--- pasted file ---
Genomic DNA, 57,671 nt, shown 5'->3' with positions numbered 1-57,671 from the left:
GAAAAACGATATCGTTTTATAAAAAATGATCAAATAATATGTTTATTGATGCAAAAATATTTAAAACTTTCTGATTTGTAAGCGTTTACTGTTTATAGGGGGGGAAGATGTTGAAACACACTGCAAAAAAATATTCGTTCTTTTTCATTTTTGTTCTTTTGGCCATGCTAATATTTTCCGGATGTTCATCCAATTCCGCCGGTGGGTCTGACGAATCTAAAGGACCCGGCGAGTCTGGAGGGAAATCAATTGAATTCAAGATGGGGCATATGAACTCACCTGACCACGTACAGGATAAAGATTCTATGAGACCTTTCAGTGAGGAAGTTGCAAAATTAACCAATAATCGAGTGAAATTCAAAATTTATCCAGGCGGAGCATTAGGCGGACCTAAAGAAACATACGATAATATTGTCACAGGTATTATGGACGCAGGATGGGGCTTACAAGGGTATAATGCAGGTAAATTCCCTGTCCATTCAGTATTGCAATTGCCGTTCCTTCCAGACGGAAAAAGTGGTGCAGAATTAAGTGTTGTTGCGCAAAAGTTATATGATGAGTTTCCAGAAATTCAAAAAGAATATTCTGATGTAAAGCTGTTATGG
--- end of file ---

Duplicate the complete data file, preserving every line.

Genomic DNA, 57,671 nt, shown 5'->3' with positions numbered 1-57,671 from the left:
GAAAAACGATATCGTTTTATAAAAAATGATCAAATAATATGTTTATTGATGCAAAAATATTTAAAACTTTCTGATTTGTAAGCGTTTACTGTTTATAGGGGGGGAAGATGTTGAAACACACTGCAAAAAAATATTCGTTCTTTTTCATTTTTGTTCTTTTGGCCATGCTAATATTTTCCGGATGTTCATCCAATTCCGCCGGTGGGTCTGACGAATCTAAAGGACCCGGCGAGTCTGGAGGGAAATCAATTGAATTCAAGATGGGGCATATGAACTCACCTGACCACGTACAGGATAAAGATTCTATGAGACCTTTCAGTGAGGAAGTTGCAAAATTAACCAATAATCGAGTGAAATTCAAAATTTATCCAGGCGGAGCATTAGGCGGACCTAAAGAAACATACGATAATATTGTCACAGGTATTATGGACGCAGGATGGGGCTTACAAGGGTATAATGCAGGTAAATTCCCTGTCCATTCAGTATTGCAATTGCCGTTCCTTCCAGACGGAAAAAGTGGTGCAGAATTAAGTGTTGTTGCGCAAAAGTTATATGATGAGTTTCCAGAAATTCAAAAAGAATATTCTGATGTAAAGCTGTTATGG